“It’s causing employees to really take a look at their own drinking,” she says. “They’ve started thinking about their futures — ‘I’m an OK employee, but if I’m going to keep my job, I need to jump it up a notch, and maybe my drinking is impacting that.’”

Alcoholism and addiction in the railroad industry: Act now!

Job losses, of course, mean the loss of health insurance plans that can pay for drug and alcohol treatment. And that, Burbidge says, should be something that anyone who struggles with addiction in the railroad industry thinks long and hard about: If there’s a problem, kicking the can down the road may mean a layoff occurs before treatment is received, and the resources to pay for drug and alcohol treatment are no longer there.

“Someone doesn’t have to reach rock bottom to do something about a potential problem,” she says. “When they call to talk to me, I tell them, ‘It sounds like you’re struggling with a lot of different things. Why don’t you let us help you with that?’ Because that’s what we do — we’ll help you navigate these things that you’re going through in your personal life and help you find out if your drinking is contributing to that.”

As is often the case, employees struggling with alcoholism and addiction in the railroad industry often find that they’re the last to know about a potential problem. That’s not a unique situation to railroaders — most people with a drug or alcohol problem feel like they’ve kept it under wraps, only to find out that friends and family members suspected something was amiss.

“I talked to a wife yesterday, and she told me that while she was packing his bag (to come to treatment), he told her, ‘You’re kind of acting like you’re excited that I’m going!’ And she told him, ‘I am! You need this help!’” Burbidge says. “It’s interesting, because often these guys call just to get a feel for what sort of help might be out there, but then when they talk to their loved ones, they’re actually shocked that their family members are excited for them to come to treatment, because they think they’ve hid it so well.”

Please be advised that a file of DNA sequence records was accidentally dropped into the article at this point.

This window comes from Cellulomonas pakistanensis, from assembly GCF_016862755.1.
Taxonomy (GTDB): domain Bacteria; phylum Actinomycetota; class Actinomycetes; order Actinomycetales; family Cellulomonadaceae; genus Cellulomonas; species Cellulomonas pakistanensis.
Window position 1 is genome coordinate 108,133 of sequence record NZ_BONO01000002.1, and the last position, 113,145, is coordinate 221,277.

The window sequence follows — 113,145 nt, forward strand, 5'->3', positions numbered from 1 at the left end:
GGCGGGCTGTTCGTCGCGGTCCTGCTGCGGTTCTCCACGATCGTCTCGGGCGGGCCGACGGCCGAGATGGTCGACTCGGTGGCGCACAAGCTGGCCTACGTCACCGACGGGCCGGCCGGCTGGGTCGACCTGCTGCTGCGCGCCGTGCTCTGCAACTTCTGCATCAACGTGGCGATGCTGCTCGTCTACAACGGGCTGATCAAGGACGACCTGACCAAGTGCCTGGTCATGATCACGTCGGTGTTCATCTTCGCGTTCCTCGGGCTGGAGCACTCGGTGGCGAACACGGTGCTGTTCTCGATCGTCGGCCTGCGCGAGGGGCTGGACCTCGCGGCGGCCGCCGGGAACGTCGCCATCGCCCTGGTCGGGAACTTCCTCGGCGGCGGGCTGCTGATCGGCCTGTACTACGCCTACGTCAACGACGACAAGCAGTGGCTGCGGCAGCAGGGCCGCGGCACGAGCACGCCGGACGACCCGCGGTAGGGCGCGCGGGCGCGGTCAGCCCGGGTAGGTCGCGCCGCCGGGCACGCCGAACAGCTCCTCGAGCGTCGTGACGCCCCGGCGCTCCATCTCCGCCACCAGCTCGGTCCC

addiction in the railroad industryOf course, fear is a big impediment to those dealing with a drug or alcohol problem getting the help they need. Railroaders are a different — and proud — breed of workers, Burbidge acknowledges, and many worry about how they’ll be perceived should word get out that they’ve gone to rehab.

“I let them know that even if they go through an (Employee Assistance Professional), that they’ll be placed on a medical leave — and that can range from, ‘I broke my ankle’ to, ‘I’m getting help for substance abuse’ to, ‘I’m getting help for mental illness,’” she says. “All your job will know is that you’re off on a medical leave. Unless you choose to tell somebody you work with, it’s not going to get out in the workforce.”

It’s important to remember: Drug and alcohol treatment is about more than just stopping the use of a substance, Burbidge points out. It’s about a lifestyle change, the goal of which is to return those who seek help to their families, jobs and communities as responsible, productive, confident and content individuals. And those changes are ones that friends, family members and coworkers will take note of.

“Even if you don’t use on the job, if you’re sober while you work, there are traits that are very apparent when you’re using and drinking,” Burbidge says. “When you get home, you’re not showing those anymore because your behavior has changed, and people notice.”

Those are all positives, Burbidge adds — and more importantly, they’re ones that don’t disappear, even if a job does. Getting laid off is hardship, but for those dealing with alcoholism and addiction in the railroad industry, sobriety can make such a hardship easier to deal with.

“Right now, everything is up in the air when it comes to the railroad industry,” she says. “At Cornerstone of Recovery, we’re a nationally recognized leader in the treatment of railroaders. We’ve worked with the major railroads for years, and what we do has made a difference in the lives of hundreds of their employees.

“Getting help for a drug or alcohol problem is nerve-wracking. We understand that. But right now, these men and women are probably worried about losing their jobs as well — which is why we encourage anyone who’s struggling to get help, now, so that if there are job cuts, they’ve gotten on top of something that might only make the situation worse.”